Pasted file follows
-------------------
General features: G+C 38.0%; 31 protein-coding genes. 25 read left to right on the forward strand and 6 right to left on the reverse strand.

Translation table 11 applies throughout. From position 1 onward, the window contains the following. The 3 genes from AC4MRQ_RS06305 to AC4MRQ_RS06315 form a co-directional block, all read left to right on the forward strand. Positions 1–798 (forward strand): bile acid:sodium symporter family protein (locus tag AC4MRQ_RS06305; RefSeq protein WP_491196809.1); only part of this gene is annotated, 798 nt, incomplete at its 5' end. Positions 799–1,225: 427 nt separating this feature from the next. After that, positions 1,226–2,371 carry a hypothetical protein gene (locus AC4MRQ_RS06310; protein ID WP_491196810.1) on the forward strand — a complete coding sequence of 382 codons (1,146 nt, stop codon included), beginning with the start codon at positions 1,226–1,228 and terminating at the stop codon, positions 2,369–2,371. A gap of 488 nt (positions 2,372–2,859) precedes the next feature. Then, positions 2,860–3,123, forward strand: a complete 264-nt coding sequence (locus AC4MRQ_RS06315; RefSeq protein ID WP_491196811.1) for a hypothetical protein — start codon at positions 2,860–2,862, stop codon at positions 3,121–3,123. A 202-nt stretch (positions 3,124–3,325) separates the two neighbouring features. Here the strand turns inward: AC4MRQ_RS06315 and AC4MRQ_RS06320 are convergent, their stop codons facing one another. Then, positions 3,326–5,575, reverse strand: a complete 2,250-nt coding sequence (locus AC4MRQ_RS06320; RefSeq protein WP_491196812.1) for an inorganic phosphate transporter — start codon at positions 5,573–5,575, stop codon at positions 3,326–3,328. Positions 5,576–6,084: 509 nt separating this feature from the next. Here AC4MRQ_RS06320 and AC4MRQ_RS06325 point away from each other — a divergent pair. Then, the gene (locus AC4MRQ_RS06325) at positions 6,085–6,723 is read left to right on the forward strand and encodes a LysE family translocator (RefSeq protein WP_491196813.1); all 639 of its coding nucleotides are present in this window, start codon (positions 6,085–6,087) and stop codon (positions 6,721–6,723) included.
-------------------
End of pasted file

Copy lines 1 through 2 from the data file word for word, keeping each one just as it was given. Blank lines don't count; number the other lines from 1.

General features: G+C 38.0%; 31 protein-coding genes. 25 read left to right on the forward strand and 6 right to left on the reverse strand.

Translation table 11 applies throughout. From position 1 onward, the window contains the following. The 3 genes from AC4MRQ_RS06305 to AC4MRQ_RS06315 form a co-directional block, all read left to right on the forward strand. Positions 1–798 (forward strand): bile acid:sodium symporter family protein (locus tag AC4MRQ_RS06305; RefSeq protein WP_491196809.1); only part of this gene is annotated, 798 nt, incomplete at its 5' end. Positions 799–1,225: 427 nt separating this feature from the next. After that, positions 1,226–2,371 carry a hypothetical protein gene (locus AC4MRQ_RS06310; protein ID WP_491196810.1) on the forward strand — a complete coding sequence of 382 codons (1,146 nt, stop codon included), beginning with the start codon at positions 1,226–1,228 and terminating at the stop codon, positions 2,369–2,371. A gap of 488 nt (positions 2,372–2,859) precedes the next feature. Then, positions 2,860–3,123, forward strand: a complete 264-nt coding sequence (locus AC4MRQ_RS06315; RefSeq protein ID WP_491196811.1) for a hypothetical protein — start codon at positions 2,860–2,862, stop codon at positions 3,121–3,123. A 202-nt stretch (positions 3,124–3,325) separates the two neighbouring features. Here the strand turns inward: AC4MRQ_RS06315 and AC4MRQ_RS06320 are convergent, their stop codons facing one another. Then, positions 3,326–5,575, reverse strand: a complete 2,250-nt coding sequence (locus AC4MRQ_RS06320; RefSeq protein WP_491196812.1) for an inorganic phosphate transporter — start codon at positions 5,573–5,575, stop codon at positions 3,326–3,328. Positions 5,576–6,084: 509 nt separating this feature from the next. Here AC4MRQ_RS06320 and AC4MRQ_RS06325 point away from each other — a divergent pair. Then, the gene (locus AC4MRQ_RS06325) at positions 6,085–6,723 is read left to right on the forward strand and encodes a LysE family translocator (RefSeq protein WP_491196813.1); all 639 of its coding nucleotides are present in this window, start codon (positions 6,085–6,087) and stop codon (positions 6,721–6,723) included.